Originally published in The Independent (Jan.27 – Feb. 9, 1993)

You would think that being asked to sing the National Anthem at a L.A. Clippers basketball game would be an honor. You would think that if you were to receive such an honor, you might just brush up on the lyrics to the “Star Spangled Banner” so you wouldn’t make a fool of yourself. Well, you’re obviously not Bob Forrest, lead singer for Thelonious Monster.

“I forgot the words,” Forrest said from an undisclosed location deep in the bowels of Los Angeles, “I was laughing and the people thought I was being unpatriotic. They beat me up in the hallway when I was leaving.”

Forgetting the words to the sacred American hymn probably won’t win the band any fans, but Forrest readily admits that he took the gig, “cuz I wanted to meet the Clippers.”

In October, Thelonious Monster released their Capitol Records debut, Beautiful Mess, filled with punk-influenced urban folk rock, a trademark of their tumultuous eight-year history that has included drug addiction, arrests, deaths, label changes, marriages, breakups, and even a visit from the Secret Service.

According to Forrest, who relates the story with a snicker, Thelonious Monster was performing at the 9:30 Club in Washington D.C. when he got a little carried away with his “ideas and opinions. It was really just a joke and the Secret Service knows it’s just a joke, but some people in the audience didn’t perceive it as a joke.” Rolling Stone reported that someone in the crowd claimed that Forrest said, “Instead of reelecting President Bush, we should murder him”

It’s a good bet that Forrest will eventually use this encounter as inspiration for a future Thelonious Monster song. Forrest admitted that he tends to write “self-confessionals.” Take, for instance, “Sammy Hagar Weekend,” from the band’s 1989 Relativity Records release, Stormy Weather, which is now discontinued.

“Oh, wow, I don’t even have one of those,” Forrest said when I told him I had just picked up the disc, which also included the band’s 1987 release, Next Saturday Afternoon, in its entirety.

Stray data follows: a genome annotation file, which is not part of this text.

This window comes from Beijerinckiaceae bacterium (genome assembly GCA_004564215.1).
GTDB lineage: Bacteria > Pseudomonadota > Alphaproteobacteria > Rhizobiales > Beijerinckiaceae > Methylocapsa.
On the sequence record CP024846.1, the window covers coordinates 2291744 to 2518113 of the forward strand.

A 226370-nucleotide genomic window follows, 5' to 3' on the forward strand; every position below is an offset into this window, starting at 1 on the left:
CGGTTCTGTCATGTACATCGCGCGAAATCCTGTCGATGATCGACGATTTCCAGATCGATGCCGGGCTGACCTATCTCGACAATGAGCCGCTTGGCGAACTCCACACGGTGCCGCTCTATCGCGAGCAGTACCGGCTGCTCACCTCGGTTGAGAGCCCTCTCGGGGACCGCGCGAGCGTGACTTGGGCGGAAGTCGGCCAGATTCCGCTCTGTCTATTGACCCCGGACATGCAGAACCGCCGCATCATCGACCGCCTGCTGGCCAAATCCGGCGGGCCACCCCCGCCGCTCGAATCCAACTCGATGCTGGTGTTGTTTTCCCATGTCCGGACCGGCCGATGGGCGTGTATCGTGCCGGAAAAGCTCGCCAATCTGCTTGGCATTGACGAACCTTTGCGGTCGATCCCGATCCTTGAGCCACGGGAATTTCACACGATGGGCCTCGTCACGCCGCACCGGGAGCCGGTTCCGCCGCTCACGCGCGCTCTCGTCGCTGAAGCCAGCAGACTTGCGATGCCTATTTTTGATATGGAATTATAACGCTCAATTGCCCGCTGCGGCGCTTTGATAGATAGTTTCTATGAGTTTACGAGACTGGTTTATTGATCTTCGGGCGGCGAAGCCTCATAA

“It’s just something I did one weekend when I was 16 or 17 years old. I went to Anaheim Stadium and saw Boston, Black Sabbath, Van Halen and Sammy Hagar and sat in the parking lot and took LSD, snorted coke for the first time, and drank beer. It was just the first big man’s weekend for me,” Forrest said as he described the inspiration for the song.

Beautiful Mess also features songs based on the laid-back singer’s misadventures. “Blood is Thicker Than Water” describes Forrest’s painful and confusing childhood, while “Vegas Weekend” tells the story of the trip that Forrest and a couple members of the Red Hot Chili Peppers took to Las Vegas to check out Julio Iglesias. “Song for a Politically Correct Girl From the Valley” is Forrest’s ode to his ex-girlfriend.

“I dated the girl from Mary’s Danish (Julie Ritter) and she’s a liar,” Forrest chuckled. “I was going to be all coy about it and Michael Penn-ish and twist words around and make it seem like no one would know. I ended up being even more blatant about it.” Penn adds his voice to “Body and Soul?,” while Soul Asylum’s Dan Murphy and Dave Pirner lend their talents to “Blood is Thicker Than Water.” “They used to stay at my house when they first came to L.A. to play because in those days, you didn’t have hotels and major record labels,” Forrest said.

Forrest was most excited, however, about his duet with the legendary Tom Waits on “Adios Lounge.” “I met Tom Waits a few times and I wanted him to do a really old-style song of his,” Forrest related, “and he did it.”